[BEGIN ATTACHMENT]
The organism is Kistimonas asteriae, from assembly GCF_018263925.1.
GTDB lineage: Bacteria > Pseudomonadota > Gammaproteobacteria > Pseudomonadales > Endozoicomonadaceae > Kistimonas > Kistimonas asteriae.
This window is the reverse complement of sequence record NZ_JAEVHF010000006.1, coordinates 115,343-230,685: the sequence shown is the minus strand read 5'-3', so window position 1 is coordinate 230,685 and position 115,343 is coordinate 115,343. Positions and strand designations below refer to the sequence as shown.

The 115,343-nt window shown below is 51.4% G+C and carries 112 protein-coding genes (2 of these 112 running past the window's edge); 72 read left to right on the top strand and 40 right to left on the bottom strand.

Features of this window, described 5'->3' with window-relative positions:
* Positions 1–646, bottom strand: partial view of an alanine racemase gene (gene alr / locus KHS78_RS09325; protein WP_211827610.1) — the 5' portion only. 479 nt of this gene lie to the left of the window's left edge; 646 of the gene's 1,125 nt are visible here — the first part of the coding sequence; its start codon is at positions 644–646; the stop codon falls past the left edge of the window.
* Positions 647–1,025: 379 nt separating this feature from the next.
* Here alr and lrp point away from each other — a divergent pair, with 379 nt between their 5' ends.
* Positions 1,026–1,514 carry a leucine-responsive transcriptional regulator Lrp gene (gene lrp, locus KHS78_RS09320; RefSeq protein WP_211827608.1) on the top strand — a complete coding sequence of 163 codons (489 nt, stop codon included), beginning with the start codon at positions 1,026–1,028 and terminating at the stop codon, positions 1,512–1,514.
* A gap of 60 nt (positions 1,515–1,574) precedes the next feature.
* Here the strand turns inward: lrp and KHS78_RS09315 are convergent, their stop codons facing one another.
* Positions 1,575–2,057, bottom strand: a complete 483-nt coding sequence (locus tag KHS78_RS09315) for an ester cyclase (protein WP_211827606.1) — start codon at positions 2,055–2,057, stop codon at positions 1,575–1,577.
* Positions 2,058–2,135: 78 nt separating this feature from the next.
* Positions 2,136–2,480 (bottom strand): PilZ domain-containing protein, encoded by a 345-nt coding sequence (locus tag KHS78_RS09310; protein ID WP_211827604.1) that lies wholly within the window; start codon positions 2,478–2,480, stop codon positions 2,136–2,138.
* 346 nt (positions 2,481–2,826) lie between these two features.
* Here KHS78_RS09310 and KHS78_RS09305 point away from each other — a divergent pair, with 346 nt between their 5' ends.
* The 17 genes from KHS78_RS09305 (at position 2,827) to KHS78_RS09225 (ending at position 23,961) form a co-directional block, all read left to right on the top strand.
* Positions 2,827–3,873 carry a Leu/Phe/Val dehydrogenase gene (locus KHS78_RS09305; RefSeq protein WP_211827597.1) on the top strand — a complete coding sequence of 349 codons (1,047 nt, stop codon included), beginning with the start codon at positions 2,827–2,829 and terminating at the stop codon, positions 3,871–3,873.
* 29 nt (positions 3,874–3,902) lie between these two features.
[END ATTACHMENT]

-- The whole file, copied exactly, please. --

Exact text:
The organism is Kistimonas asteriae, from assembly GCF_018263925.1.
GTDB lineage: Bacteria > Pseudomonadota > Gammaproteobacteria > Pseudomonadales > Endozoicomonadaceae > Kistimonas > Kistimonas asteriae.
This window is the reverse complement of sequence record NZ_JAEVHF010000006.1, coordinates 115,343-230,685: the sequence shown is the minus strand read 5'-3', so window position 1 is coordinate 230,685 and position 115,343 is coordinate 115,343. Positions and strand designations below refer to the sequence as shown.

The 115,343-nt window shown below is 51.4% G+C and carries 112 protein-coding genes (2 of these 112 running past the window's edge); 72 read left to right on the top strand and 40 right to left on the bottom strand.

Features of this window, described 5'->3' with window-relative positions:
* Positions 1–646, bottom strand: partial view of an alanine racemase gene (gene alr / locus KHS78_RS09325; protein WP_211827610.1) — the 5' portion only. 479 nt of this gene lie to the left of the window's left edge; 646 of the gene's 1,125 nt are visible here — the first part of the coding sequence; its start codon is at positions 644–646; the stop codon falls past the left edge of the window.
* Positions 647–1,025: 379 nt separating this feature from the next.
* Here alr and lrp point away from each other — a divergent pair, with 379 nt between their 5' ends.
* Positions 1,026–1,514 carry a leucine-responsive transcriptional regulator Lrp gene (gene lrp, locus KHS78_RS09320; RefSeq protein WP_211827608.1) on the top strand — a complete coding sequence of 163 codons (489 nt, stop codon included), beginning with the start codon at positions 1,026–1,028 and terminating at the stop codon, positions 1,512–1,514.
* A gap of 60 nt (positions 1,515–1,574) precedes the next feature.
* Here the strand turns inward: lrp and KHS78_RS09315 are convergent, their stop codons facing one another.
* Positions 1,575–2,057, bottom strand: a complete 483-nt coding sequence (locus tag KHS78_RS09315) for an ester cyclase (protein WP_211827606.1) — start codon at positions 2,055–2,057, stop codon at positions 1,575–1,577.
* Positions 2,058–2,135: 78 nt separating this feature from the next.
* Positions 2,136–2,480 (bottom strand): PilZ domain-containing protein, encoded by a 345-nt coding sequence (locus tag KHS78_RS09310; protein ID WP_211827604.1) that lies wholly within the window; start codon positions 2,478–2,480, stop codon positions 2,136–2,138.
* 346 nt (positions 2,481–2,826) lie between these two features.
* Here KHS78_RS09310 and KHS78_RS09305 point away from each other — a divergent pair, with 346 nt between their 5' ends.
* The 17 genes from KHS78_RS09305 (at position 2,827) to KHS78_RS09225 (ending at position 23,961) form a co-directional block, all read left to right on the top strand.
* Positions 2,827–3,873 carry a Leu/Phe/Val dehydrogenase gene (locus KHS78_RS09305; RefSeq protein WP_211827597.1) on the top strand — a complete coding sequence of 349 codons (1,047 nt, stop codon included), beginning with the start codon at positions 2,827–2,829 and terminating at the stop codon, positions 3,871–3,873.
* 29 nt (positions 3,874–3,902) lie between these two features.